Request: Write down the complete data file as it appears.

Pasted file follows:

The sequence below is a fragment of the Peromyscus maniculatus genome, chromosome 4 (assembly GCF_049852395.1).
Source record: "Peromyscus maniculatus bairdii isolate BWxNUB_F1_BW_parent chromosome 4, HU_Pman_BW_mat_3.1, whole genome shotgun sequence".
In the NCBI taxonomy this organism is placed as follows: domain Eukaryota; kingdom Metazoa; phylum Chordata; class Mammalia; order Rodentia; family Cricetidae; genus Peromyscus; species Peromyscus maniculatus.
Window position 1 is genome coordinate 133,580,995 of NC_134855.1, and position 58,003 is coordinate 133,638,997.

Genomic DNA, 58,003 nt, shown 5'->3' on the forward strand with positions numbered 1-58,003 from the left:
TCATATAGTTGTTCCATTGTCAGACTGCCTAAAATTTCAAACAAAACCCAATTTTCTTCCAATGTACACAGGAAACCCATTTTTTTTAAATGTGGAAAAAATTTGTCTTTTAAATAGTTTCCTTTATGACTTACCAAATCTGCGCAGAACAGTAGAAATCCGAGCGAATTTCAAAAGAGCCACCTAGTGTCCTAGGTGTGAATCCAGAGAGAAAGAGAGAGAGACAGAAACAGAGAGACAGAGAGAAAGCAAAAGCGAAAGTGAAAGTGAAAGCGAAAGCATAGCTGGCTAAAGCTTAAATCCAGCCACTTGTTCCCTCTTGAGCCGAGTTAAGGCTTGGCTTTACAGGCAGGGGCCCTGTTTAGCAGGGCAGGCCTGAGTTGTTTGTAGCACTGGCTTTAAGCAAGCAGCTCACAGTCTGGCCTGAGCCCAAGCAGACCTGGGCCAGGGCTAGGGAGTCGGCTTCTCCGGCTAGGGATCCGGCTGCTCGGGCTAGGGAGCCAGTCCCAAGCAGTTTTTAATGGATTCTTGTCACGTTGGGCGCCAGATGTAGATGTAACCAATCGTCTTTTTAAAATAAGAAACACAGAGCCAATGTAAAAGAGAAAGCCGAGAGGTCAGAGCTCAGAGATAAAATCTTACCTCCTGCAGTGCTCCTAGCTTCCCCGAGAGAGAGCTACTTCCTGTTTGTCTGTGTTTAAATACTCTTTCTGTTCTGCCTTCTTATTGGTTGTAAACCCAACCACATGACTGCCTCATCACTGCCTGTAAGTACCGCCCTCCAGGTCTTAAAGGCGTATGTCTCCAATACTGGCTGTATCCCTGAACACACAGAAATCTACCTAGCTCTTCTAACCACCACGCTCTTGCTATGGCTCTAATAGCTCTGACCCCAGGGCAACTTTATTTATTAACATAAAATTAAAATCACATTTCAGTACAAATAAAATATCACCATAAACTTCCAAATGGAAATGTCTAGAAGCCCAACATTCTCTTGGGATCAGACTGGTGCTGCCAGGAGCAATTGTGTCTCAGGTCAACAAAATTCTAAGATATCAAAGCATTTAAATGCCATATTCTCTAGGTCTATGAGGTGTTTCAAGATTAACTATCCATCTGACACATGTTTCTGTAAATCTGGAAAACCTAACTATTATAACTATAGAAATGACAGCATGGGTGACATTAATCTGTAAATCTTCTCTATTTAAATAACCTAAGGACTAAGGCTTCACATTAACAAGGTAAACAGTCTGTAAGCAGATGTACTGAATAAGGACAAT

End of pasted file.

The sequence below is a fragment of the Peromyscus maniculatus genome, chromosome 4 (assembly GCF_049852395.1).
Source record: "Peromyscus maniculatus bairdii isolate BWxNUB_F1_BW_parent chromosome 4, HU_Pman_BW_mat_3.1, whole genome shotgun sequence".
In the NCBI taxonomy this organism is placed as follows: domain Eukaryota; kingdom Metazoa; phylum Chordata; class Mammalia; order Rodentia; family Cricetidae; genus Peromyscus; species Peromyscus maniculatus.
Window position 1 is genome coordinate 133,580,995 of NC_134855.1, and position 58,003 is coordinate 133,638,997.

Genomic DNA, 58,003 nt, shown 5'->3' on the forward strand with positions numbered 1-58,003 from the left:
TCATATAGTTGTTCCATTGTCAGACTGCCTAAAATTTCAAACAAAACCCAATTTTCTTCCAATGTACACAGGAAACCCATTTTTTTTAAATGTGGAAAAAATTTGTCTTTTAAATAGTTTCCTTTATGACTTACCAAATCTGCGCAGAACAGTAGAAATCCGAGCGAATTTCAAAAGAGCCACCTAGTGTCCTAGGTGTGAATCCAGAGAGAAAGAGAGAGAGACAGAAACAGAGAGACAGAGAGAAAGCAAAAGCGAAAGTGAAAGTGAAAGCGAAAGCATAGCTGGCTAAAGCTTAAATCCAGCCACTTGTTCCCTCTTGAGCCGAGTTAAGGCTTGGCTTTACAGGCAGGGGCCCTGTTTAGCAGGGCAGGCCTGAGTTGTTTGTAGCACTGGCTTTAAGCAAGCAGCTCACAGTCTGGCCTGAGCCCAAGCAGACCTGGGCCAGGGCTAGGGAGTCGGCTTCTCCGGCTAGGGATCCGGCTGCTCGGGCTAGGGAGCCAGTCCCAAGCAGTTTTTAATGGATTCTTGTCACGTTGGGCGCCAGATGTAGATGTAACCAATCGTCTTTTTAAAATAAGAAACACAGAGCCAATGTAAAAGAGAAAGCCGAGAGGTCAGAGCTCAGAGATAAAATCTTACCTCCTGCAGTGCTCCTAGCTTCCCCGAGAGAGAGCTACTTCCTGTTTGTCTGTGTTTAAATACTCTTTCTGTTCTGCCTTCTTATTGGTTGTAAACCCAACCACATGACTGCCTCATCACTGCCTGTAAGTACCGCCCTCCAGGTCTTAAAGGCGTATGTCTCCAATACTGGCTGTATCCCTGAACACACAGAAATCTACCTAGCTCTTCTAACCACCACGCTCTTGCTATGGCTCTAATAGCTCTGACCCCAGGGCAACTTTATTTATTAACATAAAATTAAAATCACATTTCAGTACAAATAAAATATCACCATAAACTTCCAAATGGAAATGTCTAGAAGCCCAACATTCTCTTGGGATCAGACTGGTGCTGCCAGGAGCAATTGTGTCTCAGGTCAACAAAATTCTAAGATATCAAAGCATTTAAATGCCATATTCTCTAGGTCTATGAGGTGTTTCAAGATTAACTATCCATCTGACACATGTTTCTGTAAATCTGGAAAACCTAACTATTATAACTATAGAAATGACAGCATGGGTGACATTAATCTGTAAATCTTCTCTATTTAAATAACCTAAGGACTAAGGCTTCACATTAACAAGGTAAACAGTCTGTAAGCAGATGTACTGAATAAGGACAAT